5 Tips From a Brooklyn Sausage Master

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"The Tokyo chicken number (juicy, salty and spicy from shishito peppers) is the most appealing chicken sausage I can remember," wrote restaurant critic Pete Wells in a recent New York Times story. He went on to describe the double smoked brisket sausage as a "phenomenal piece of barbecue, packing more smoke into a sausage than I'd thought possible."

You got that right, Mr. Wells. Jake Klein, owner of Jake's Handcrafted in South Slope, Brooklyn, is one of the most creative sausage makers in North America. Jake has channeled Spanish paella, New Orleans oysters Rockefeller, Miami's cubano sandwich, and a New York deli Reuben in a sausage casing. To make the aforementioned brisket sausage, Jake folds home-smoked burnt ends into ground fresh brisket meat, which he re-cooks a second time in his smoker. Think of it as barbecue's second coming.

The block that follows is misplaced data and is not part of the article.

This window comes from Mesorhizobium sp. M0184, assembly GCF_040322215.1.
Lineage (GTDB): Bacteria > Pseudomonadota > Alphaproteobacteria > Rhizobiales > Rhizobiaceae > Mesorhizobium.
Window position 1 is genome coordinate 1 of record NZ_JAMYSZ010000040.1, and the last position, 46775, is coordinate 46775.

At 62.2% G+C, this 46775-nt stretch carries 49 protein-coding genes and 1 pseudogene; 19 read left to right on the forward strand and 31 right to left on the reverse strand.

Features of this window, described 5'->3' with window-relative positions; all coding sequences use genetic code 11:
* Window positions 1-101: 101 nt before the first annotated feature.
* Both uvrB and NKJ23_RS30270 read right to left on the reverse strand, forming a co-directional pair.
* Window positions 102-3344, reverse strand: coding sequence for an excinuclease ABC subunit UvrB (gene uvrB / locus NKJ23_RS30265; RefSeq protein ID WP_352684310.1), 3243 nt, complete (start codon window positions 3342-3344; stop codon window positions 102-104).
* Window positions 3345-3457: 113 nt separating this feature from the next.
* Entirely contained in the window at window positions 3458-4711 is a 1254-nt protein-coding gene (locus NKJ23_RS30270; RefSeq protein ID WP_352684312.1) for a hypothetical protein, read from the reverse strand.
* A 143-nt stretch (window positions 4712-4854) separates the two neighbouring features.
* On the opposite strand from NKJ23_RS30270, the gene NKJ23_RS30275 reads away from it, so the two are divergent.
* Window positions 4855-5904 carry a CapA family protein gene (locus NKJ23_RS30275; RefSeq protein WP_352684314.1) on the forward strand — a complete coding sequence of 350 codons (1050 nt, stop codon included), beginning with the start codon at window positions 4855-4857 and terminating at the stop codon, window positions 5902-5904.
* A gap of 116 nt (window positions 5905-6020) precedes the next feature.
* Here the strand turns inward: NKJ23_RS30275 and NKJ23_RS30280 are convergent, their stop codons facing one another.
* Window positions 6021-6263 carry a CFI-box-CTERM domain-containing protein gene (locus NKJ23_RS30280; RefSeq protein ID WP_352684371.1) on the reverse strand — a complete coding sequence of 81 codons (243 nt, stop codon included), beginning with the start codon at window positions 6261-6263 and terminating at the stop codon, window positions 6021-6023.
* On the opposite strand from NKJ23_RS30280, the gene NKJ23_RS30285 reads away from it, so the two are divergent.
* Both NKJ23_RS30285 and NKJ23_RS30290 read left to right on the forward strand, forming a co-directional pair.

With tailgating season upon us, I asked Jake for his top tips on making and grilling sausage.

  1. Start with whole muscles. The collagen helps give the sausage a supple texture.

  • Make sure your meat is super cold--almost frozen--before grinding. This will give you better texture, facilitate grinding, and help with the emulsification.
  • Use lots of liquid. I push the limits on how much I incorporate. This will help make your sausages juicy and not greasy.
  • When cooking fresh (raw) sausages, allow them to come to room temperature before grilling. This will keep them from bursting on the grill.
  • Take your time. Work over medium heat and allow some of the rendering fat to crisp the casings.
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    Steven Raichlen is the author of the Barbecue! Bible cookbook series and the host of Project Smoke on public television. His web site is